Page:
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Barriers and enablers to diabetic eye screening attendance: an interview study with young adults with type 1 diabetes

Prothero, L. ORCID: 0000-0002-5385-0397, Lawrenson, J. G. ORCID: 0000-0002-2031-6390, Cartwright, M. ORCID: 0000-0002-3404-5659 , Crosby-Nwaobi, R., Burr, J. M., Gardner, P., Anderson, J., Presseau, J., Ivers, N., Grimshaw, J. M., Lorencatto, F. & EROS Study Investigators, (2021). Barriers and enablers to diabetic eye screening attendance: an interview study with young adults with type 1 diabetes. Diabetic Medicine, e14751. doi: 10.1111/dme.14751

Abstract

AIM: To identify barriers and enablers of diabetic eye screening (DES) attendance amongst young adults with diabetes living in the UK.

METHODS: Semi-structured qualitative interviews with adults aged 18-34 years with diabetes. Participants were purposively sampled to aim for representation across gender, geographical locations, diabetes type, years since diabetes diagnosis and patterns of attendance (i.e. regular attenders, occasional non-attenders, regular non-attenders). Data were collected and analysed using the Theoretical Domains Framework (TDF) to explore potential individual, socio-cultural and environmental influences on attendance. Data were analysed using a combined deductive and inductive thematic analysis approach. Barriers/enablers were mapped to behaviour change techniques (BCTs) to identify potential strategies to increase attendance.

RESULTS: Key barriers to attendance reported by the sample of 29 study participants with type 1 diabetes, fell within the TDF domains: [1] (e.g. not understanding reasons for attending DES or treatments available if diabetic retinopathy is detected), [Social Influences] (e.g. lack of support following DES results), [Social role and Identity] (e.g. not knowing other people their age with diabetes, feeling 'isolated' and being reluctant to disclose their diabetes) and [Environmental Context and Resources] (e.g. lack of appointment flexibility and options for rescheduling). Enablers included: [Social Influences] (e.g. support of family/diabetes team), [Goals] (e.g. DES regarded as 'high priority'). Many of the reported barriers/enablers were consistent across groups. Potential BCTs to support attendance include: Instructions on how to perform the behaviour; Information about health consequences; Social support (practical) and Social comparison.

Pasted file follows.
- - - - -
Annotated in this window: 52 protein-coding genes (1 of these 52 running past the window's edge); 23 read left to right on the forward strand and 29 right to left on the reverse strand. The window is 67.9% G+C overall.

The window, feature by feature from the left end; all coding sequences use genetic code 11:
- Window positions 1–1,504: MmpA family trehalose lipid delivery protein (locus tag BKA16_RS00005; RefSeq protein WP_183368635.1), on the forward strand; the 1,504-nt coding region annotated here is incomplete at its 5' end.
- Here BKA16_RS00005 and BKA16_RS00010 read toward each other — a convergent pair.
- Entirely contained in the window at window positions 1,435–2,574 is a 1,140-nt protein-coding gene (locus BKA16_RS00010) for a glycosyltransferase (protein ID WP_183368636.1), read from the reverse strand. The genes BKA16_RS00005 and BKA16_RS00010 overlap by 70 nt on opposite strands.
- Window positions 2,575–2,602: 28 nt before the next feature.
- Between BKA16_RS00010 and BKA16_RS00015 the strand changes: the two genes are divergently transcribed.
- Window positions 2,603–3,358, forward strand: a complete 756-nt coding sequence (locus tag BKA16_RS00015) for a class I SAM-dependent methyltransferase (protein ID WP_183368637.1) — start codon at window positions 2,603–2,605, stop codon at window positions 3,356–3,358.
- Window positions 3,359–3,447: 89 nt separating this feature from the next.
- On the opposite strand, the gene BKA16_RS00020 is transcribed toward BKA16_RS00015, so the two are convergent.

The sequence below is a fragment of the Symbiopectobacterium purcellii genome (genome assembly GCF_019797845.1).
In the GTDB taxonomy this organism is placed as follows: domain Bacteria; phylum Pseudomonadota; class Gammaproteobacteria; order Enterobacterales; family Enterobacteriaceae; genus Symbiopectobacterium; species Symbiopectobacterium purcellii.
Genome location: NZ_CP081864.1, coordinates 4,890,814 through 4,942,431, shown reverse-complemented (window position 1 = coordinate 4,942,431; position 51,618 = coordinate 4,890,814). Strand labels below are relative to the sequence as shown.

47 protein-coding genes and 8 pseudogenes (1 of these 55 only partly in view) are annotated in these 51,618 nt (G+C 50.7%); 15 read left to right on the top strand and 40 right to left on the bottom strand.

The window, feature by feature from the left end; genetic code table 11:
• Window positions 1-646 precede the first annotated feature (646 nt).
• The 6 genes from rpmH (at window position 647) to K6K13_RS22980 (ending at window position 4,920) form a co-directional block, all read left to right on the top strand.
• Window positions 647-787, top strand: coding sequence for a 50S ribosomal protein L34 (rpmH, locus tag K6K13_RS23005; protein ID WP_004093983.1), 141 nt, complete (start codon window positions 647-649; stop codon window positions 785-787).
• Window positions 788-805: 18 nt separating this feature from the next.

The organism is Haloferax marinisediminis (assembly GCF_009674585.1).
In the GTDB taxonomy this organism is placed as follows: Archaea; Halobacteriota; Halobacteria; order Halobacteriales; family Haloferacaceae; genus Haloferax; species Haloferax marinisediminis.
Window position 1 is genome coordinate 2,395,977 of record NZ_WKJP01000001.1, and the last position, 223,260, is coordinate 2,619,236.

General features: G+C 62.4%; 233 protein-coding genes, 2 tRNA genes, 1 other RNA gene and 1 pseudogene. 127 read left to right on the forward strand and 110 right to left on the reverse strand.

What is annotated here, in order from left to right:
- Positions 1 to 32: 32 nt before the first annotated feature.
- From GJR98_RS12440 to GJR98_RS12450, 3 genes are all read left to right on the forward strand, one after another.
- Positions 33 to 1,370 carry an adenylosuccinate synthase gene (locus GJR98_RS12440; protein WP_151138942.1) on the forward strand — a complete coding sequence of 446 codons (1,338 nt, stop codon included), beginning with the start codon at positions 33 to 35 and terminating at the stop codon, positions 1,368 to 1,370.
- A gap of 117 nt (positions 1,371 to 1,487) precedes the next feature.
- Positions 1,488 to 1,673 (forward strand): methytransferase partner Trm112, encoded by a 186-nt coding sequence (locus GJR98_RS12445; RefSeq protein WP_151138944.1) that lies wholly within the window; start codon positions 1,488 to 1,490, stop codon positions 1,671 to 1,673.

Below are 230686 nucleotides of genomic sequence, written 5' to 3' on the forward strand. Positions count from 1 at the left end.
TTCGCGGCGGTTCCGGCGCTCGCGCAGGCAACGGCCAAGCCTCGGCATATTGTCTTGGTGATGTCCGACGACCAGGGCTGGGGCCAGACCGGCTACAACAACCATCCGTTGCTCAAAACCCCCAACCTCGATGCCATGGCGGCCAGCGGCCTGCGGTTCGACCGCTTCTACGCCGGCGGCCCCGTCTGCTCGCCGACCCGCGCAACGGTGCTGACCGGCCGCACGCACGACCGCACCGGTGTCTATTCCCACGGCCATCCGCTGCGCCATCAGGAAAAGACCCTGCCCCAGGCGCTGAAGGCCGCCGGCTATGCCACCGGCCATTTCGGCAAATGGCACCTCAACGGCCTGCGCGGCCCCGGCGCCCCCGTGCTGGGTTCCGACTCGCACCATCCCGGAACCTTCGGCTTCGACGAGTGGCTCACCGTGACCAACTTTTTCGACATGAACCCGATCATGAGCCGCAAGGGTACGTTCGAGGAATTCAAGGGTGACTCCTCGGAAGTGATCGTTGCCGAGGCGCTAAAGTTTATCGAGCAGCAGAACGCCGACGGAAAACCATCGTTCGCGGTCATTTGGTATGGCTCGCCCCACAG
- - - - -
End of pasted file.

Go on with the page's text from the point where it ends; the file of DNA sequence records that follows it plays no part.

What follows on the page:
CONCLUSIONS: Attendance to diabetic eye screening in young adults is influenced by a complex set of interacting factors. Identification of potentially modifiable target behaviours provides a basis for designing more effective, tailored interventions to help young adults regularly attend eye screening and prevent avoidable vision loss.

Publication Type: Article
Additional Information: This is the pre-peer reviewed version of the following article: Prothero, L. , Lawrenson, J. G. , Cartwright, M. , Crosby-Nwaobi, R., Burr, J. M., Gardner, P., Anderson, J., Presseau, J., Ivers, N., Grimshaw, J. M., Lorencatto, F. and EROS Study Investigators, (2021). Barriers and enablers to diabetic eye screening attendance: an interview study with young adults with type 1 diabetes. Diabetic Medicine, e14751, which has been published in final form at https://doi.org/10.1111/dme.14751. This article may be used for non-commercial purposes in accordance with Wiley Terms and Conditions for Use of Self-Archived Versions.
Publisher Keywords: barriers and enablers, behaviour change, diabetic eye screening, qualitative research
Subjects: H Social Sciences > HM Sociology
R Medicine > RA Public aspects of medicine > RA0421 Public health. Hygiene. Preventive Medicine
R Medicine > RE Ophthalmology
Departments: School of Health Sciences > Healthcare Services Research & Management
School of Health Sciences > Optometry & Visual Science
[img] Text - Accepted Version
This document is not freely accessible until 27 November 2022 due to copyright restrictions.

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